The games have since grown in Juneau and across the region with teams now in Hoonah, Craig, Hydaburg, Metlakatla, Ketchikan, Yakutat and Sitka.

      This year, Haines and Skagway started some practices at their schools for the first time.

      “They weren’t able to make it to our event but they have taken the first step and started training their athletes within their community,” Worl said. “It is just exciting to see the growth of this sport within the region. I think there is a lot of potential for it to continue growing and we are hoping to continuously have this regional event every year. This year is very different; we’re in a pandemic. It was a goal of ours to do something for the youth this year and we knew it would look different but we really wanted to be able to provide something for them to look forward to.”

      At the international and college level the games are called Arctic Sports.

      The origin of the Traditional Games are from the interior Athabaskan people and the Inupiaq and Inuit people in Greenland, Canada, Alaska and Russia.

      The games are based on ancient hunting and survival skills that allowed Indigenous peoples to survive and thrive in the harsh conditions of Alaska and across the Arctic.

      “Many of our youth are still active in subsistence lifestyles, hunting, gathering, fishing,” Worl said. “Some of the games like the Inuit Stick Pole represent pulling in a seal from the ice. Well, here in Southeast we don’t go out onto the ice to hunt for seal but we hunt for seals from out boats so we have to pull the seal onto our boat. There are similarities in terms of hunting and how we relate to the games.”

      “I think our participants really resonate with these games, especially our Native participants because we understand the lifestyle of subsistence and the importance of working together to be successful, as hunters worked together to be successful you’ll see that integrated in our games. Our athletes are showing sportsmanship, and they’re giving advice and helping the other athletes and it’s really not about competition but just about everyone being there to reach their personal best. I think that is what makes the games really positive,” Worl said.

      The most important award at the NYO games is the Gloria Walker Sportsmanship Award, an honor Mt. Edgecumbe won in 2019. The award is named after the late Gloria Walker, a native athlete, coach and counsel who coordinated the NYO games for years.

      At NYO it is common to see athletes sharing tips with opponents, coaches helping other teams’ athletes and participants cheering their peers. Winners seldom have egos.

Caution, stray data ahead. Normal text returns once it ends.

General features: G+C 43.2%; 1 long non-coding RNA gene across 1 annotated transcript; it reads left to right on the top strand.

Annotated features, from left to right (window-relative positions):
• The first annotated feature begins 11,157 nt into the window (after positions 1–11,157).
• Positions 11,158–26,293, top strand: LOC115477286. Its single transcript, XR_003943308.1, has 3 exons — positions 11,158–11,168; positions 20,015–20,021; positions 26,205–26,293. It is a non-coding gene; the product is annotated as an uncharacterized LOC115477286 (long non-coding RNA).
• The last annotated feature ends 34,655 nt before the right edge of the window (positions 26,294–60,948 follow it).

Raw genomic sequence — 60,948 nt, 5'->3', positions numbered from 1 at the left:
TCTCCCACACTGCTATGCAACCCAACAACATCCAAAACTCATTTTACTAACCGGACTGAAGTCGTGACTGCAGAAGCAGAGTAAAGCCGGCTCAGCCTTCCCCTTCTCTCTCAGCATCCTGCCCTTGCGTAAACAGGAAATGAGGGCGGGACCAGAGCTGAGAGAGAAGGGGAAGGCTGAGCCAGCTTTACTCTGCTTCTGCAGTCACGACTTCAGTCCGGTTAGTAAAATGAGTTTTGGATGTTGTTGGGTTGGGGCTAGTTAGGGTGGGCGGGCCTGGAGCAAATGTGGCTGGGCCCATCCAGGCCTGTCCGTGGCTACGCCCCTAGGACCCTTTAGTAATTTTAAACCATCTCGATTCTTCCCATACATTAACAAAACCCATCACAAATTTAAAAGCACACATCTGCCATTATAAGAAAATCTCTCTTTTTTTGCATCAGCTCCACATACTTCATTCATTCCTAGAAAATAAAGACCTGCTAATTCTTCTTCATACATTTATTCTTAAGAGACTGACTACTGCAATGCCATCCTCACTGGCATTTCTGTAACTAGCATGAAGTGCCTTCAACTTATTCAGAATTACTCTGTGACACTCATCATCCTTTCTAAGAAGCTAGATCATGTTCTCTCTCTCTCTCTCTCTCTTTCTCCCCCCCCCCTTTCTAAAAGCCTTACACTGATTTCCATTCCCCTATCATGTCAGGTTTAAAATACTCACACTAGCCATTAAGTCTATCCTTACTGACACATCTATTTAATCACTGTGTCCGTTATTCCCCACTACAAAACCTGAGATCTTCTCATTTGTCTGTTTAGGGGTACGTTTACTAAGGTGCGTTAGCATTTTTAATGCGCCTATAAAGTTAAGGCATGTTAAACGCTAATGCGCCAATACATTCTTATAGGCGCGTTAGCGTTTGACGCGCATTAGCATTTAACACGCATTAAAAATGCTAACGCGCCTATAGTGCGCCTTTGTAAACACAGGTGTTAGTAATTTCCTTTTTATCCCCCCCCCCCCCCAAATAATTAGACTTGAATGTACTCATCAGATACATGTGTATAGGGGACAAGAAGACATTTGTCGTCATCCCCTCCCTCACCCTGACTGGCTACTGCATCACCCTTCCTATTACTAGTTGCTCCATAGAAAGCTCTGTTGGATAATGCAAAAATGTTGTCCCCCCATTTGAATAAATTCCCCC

Nome crab fisherman Haley Osborne won Eskimo Stick Pull in multiple years while attending Mt. Edgecumbe and compared the event to hauling crab pots in his home community of Nome, “There is no ego involved when hauling crab pots.”

      His teammate, Murphy Charles from Newton, has won the Kneel Jump, an event that reenacts his family hunting seals on the ice, “when my parents and I hunt traditional foods.”

      Worl has won individual honors at the games, including the Healthy Coach award, but said it is difficult for him to pick a favorite event from the Indian Stick Pull, One-Foot High Kick, Seal Hop, Eskimo Stick Pull, Kneel Jump, Wrist Carry, Scissor-Broad Jump, One-Arm Reach, Two-Foot High Kick or Alaskan High Kick.

      “I think they are all great, they’re all challenging in different ways,” he said. “I would say the Two-Foot High Kick is one of my favorite events because when you have a really good strong kick it just feels great. You kind of get an adrenaline rush.”

      Worl said the goal is for NYO to become a mainstream sport and give youth the opportunity for scholarships in college.

      In the past two years, the state NYO games have provided two college scholarships per year for NYO athletes.

      “We are kind of in an exciting era of Native games where they are in this moment of growth,” Worl said. “And I hope to see down the road more colleges around Alaska that have Arctic Sports or Native Games teams and more colleges offering scholarships for athletes of this sport.”

      While the games are closed to the public for COVID safety protocols, they can be seen on Sealaska Heritage Institute’s YouTube site and a special website at traditionalgames.sealaskaheritage.org.

      There will be a middle school and a high school division and results will be posted on the site.

      “Normally we have an adult division as well but due to COVID we separated the adult, or open (generally unaffiliated with any teams) division into a third event that will be happening in the summer, possibly in Anchorage,” Worl said.

      “I think what is really great about these events is they are cross-cultural events. Our participants come from many different cultural backgrounds and not all of them are Native but it is an opportunity for the broader community to learn about native cultures of Alaska and not just the Inupiaq or Inuit cultures.”

      The events in Juneau usually have traditional Southeast dance groups perform.

      “We are beginning to look at including traditional games from Southeast as well so it is very much a cross-cultural event,” he said.